2 Steps From The Middle Ages
This album is the final one in Omnivore’s reissue series. Originally released in 1988, it was an album that the late Scott Miller said he wanted to tear up the Billboard charts, and if not, to be let out of his contract. It didn't, and the band broke up after this album was released.
If this album had come out in, say, 1993, it might have hit. Alt was sort of the mainstream then, and to give two good examples of the kinds of songs that hit, think Bob Mould’s "If I Can’t Change Your Mind," or "Cannonball" by The Breeders. But there weren’t so many charts and formats as there are now, so here are some hypotheticals if it were a brand new album being released today.
While this album is too indie to fit into the “mainstream alternative” radio format, I can see this hitting on non com AAA radio, like NPR and its offshoots, listener supported stations, and so on. It’s streamlined enough, catchy, accessible, with all the right quirks. There are straightforward lyrics about good times, romance on the rocks, and being nonconformist. It rocks when it wants to, but can be quiet enough to pack a stealth punch, like on “Initiations Week.” One of Donnette Thayer’s best songs is her duet with Scott on the gentle “Wyoming,” another great song on a great album.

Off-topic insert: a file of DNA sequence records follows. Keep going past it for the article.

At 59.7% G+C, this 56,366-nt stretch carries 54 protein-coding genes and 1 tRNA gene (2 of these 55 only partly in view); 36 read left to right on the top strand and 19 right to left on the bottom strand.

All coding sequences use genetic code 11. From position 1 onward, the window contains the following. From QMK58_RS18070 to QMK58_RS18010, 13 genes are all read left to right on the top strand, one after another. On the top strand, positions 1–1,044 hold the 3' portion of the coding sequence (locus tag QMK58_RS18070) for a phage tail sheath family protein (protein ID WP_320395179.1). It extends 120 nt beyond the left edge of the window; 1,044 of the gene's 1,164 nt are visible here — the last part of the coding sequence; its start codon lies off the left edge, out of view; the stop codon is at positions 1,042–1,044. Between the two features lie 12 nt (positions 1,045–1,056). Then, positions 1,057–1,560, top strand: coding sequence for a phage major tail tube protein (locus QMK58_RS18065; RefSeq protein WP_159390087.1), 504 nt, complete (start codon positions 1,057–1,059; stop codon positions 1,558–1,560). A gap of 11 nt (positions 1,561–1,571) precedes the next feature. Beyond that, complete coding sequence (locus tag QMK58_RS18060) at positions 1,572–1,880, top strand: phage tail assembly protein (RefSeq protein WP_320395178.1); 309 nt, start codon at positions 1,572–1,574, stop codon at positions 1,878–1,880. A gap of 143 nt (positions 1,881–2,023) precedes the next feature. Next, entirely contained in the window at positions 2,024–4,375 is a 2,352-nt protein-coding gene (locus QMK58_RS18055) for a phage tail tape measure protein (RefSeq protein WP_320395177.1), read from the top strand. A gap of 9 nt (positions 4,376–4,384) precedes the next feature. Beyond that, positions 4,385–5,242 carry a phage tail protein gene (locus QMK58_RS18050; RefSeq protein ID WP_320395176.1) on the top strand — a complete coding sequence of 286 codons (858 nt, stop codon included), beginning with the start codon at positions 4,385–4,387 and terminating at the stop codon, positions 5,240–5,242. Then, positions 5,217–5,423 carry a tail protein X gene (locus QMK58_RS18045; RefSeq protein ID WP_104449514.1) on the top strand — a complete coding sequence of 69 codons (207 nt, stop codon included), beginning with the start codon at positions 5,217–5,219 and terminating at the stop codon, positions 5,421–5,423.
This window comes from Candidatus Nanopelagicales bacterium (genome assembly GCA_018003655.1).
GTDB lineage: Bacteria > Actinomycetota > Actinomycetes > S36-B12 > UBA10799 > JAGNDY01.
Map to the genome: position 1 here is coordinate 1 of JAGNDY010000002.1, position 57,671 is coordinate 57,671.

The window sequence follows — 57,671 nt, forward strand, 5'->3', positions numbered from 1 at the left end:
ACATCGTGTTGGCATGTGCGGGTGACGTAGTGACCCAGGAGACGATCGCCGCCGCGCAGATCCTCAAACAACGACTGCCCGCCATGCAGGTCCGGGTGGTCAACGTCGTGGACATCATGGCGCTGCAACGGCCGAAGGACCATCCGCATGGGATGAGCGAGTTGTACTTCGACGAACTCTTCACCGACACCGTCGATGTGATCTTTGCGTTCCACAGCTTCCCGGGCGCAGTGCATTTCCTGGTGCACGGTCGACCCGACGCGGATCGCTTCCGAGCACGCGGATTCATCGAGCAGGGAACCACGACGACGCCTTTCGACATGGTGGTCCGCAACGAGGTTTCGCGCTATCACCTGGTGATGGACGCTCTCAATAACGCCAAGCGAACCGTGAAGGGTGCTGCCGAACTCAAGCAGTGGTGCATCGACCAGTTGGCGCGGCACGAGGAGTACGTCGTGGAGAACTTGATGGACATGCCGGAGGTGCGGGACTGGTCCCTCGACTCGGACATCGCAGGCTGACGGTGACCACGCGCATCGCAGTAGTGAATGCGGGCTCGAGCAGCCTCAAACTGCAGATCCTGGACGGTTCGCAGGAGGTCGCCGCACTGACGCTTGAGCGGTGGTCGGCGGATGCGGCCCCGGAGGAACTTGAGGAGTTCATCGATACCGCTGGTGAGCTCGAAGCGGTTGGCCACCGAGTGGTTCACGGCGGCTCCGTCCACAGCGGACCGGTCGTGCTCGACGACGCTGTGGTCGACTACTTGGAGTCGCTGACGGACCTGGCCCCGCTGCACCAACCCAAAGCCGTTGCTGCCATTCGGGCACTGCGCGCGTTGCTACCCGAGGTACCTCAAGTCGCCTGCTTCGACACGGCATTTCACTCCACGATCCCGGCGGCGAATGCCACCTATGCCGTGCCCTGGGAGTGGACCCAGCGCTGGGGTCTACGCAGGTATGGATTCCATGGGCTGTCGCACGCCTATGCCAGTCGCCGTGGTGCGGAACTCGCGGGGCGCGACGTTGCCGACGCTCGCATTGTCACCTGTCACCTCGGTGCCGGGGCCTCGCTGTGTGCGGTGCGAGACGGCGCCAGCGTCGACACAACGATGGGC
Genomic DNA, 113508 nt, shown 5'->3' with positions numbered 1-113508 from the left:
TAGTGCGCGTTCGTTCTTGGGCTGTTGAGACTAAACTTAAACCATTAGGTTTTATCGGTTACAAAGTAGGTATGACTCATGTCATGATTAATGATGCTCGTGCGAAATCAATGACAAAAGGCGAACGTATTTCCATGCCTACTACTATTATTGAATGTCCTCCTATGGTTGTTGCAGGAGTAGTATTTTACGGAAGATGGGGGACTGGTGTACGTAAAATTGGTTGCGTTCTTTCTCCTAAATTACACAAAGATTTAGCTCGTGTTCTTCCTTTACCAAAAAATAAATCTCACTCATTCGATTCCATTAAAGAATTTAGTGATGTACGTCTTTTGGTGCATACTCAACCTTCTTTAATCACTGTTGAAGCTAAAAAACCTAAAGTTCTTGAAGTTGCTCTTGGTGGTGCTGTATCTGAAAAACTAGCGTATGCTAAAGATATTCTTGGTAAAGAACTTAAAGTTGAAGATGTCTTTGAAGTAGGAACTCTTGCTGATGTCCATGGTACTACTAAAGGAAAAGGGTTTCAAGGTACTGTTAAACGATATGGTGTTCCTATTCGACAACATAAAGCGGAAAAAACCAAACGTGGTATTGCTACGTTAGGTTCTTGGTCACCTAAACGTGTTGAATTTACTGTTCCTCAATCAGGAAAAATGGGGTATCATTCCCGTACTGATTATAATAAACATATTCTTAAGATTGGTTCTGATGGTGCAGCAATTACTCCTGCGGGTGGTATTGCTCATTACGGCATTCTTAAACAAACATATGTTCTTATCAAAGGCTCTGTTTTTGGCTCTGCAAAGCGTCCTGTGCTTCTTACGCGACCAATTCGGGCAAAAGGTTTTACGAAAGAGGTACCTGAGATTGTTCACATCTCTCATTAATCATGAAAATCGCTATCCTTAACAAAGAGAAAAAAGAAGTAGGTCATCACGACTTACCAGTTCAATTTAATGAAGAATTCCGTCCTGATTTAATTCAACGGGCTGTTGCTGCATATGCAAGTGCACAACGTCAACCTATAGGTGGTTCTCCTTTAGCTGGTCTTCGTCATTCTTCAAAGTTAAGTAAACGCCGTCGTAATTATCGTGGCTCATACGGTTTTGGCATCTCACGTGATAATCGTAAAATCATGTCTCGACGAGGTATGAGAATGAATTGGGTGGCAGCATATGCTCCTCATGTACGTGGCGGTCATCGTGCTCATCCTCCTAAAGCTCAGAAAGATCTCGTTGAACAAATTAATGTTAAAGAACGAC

This reissue is also chock full of bonus material, demos, live tracks, and rough mixes. My favorites are the demo for a cover of Simon and Garfunkel’s "America," which is as lovely as the original, and the live version of "Waist And The Knees," especially since it features backing vocals by the late, great Gil Ray.